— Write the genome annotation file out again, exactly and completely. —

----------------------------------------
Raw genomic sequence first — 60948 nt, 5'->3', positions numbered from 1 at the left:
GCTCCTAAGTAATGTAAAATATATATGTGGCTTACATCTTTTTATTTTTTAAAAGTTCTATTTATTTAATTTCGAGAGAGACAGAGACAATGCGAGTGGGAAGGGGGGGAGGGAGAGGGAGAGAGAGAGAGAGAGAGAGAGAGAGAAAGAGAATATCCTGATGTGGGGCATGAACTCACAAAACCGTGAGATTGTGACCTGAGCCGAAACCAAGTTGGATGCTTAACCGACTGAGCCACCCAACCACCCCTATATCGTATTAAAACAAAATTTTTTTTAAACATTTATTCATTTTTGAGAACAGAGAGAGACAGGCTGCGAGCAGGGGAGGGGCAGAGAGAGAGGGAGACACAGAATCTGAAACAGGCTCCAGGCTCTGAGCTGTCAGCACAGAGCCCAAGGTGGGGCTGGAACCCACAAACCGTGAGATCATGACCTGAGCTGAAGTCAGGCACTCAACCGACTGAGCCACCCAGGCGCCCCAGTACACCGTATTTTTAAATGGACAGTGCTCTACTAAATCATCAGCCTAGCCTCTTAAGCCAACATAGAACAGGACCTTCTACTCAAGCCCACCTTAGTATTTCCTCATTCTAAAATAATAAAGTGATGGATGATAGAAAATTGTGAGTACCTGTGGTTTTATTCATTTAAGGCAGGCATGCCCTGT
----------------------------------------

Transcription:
Raw genomic sequence first — 60948 nt, 5'->3', positions numbered from 1 at the left:
GCTCCTAAGTAATGTAAAATATATATGTGGCTTACATCTTTTTATTTTTTAAAAGTTCTATTTATTTAATTTCGAGAGAGACAGAGACAATGCGAGTGGGAAGGGGGGGAGGGAGAGGGAGAGAGAGAGAGAGAGAGAGAGAGAGAAAGAGAATATCCTGATGTGGGGCATGAACTCACAAAACCGTGAGATTGTGACCTGAGCCGAAACCAAGTTGGATGCTTAACCGACTGAGCCACCCAACCACCCCTATATCGTATTAAAACAAAATTTTTTTTAAACATTTATTCATTTTTGAGAACAGAGAGAGACAGGCTGCGAGCAGGGGAGGGGCAGAGAGAGAGGGAGACACAGAATCTGAAACAGGCTCCAGGCTCTGAGCTGTCAGCACAGAGCCCAAGGTGGGGCTGGAACCCACAAACCGTGAGATCATGACCTGAGCTGAAGTCAGGCACTCAACCGACTGAGCCACCCAGGCGCCCCAGTACACCGTATTTTTAAATGGACAGTGCTCTACTAAATCATCAGCCTAGCCTCTTAAGCCAACATAGAACAGGACCTTCTACTCAAGCCCACCTTAGTATTTCCTCATTCTAAAATAATAAAGTGATGGATGATAGAAAATTGTGAGTACCTGTGGTTTTATTCATTTAAGGCAGGCATGCCCTGT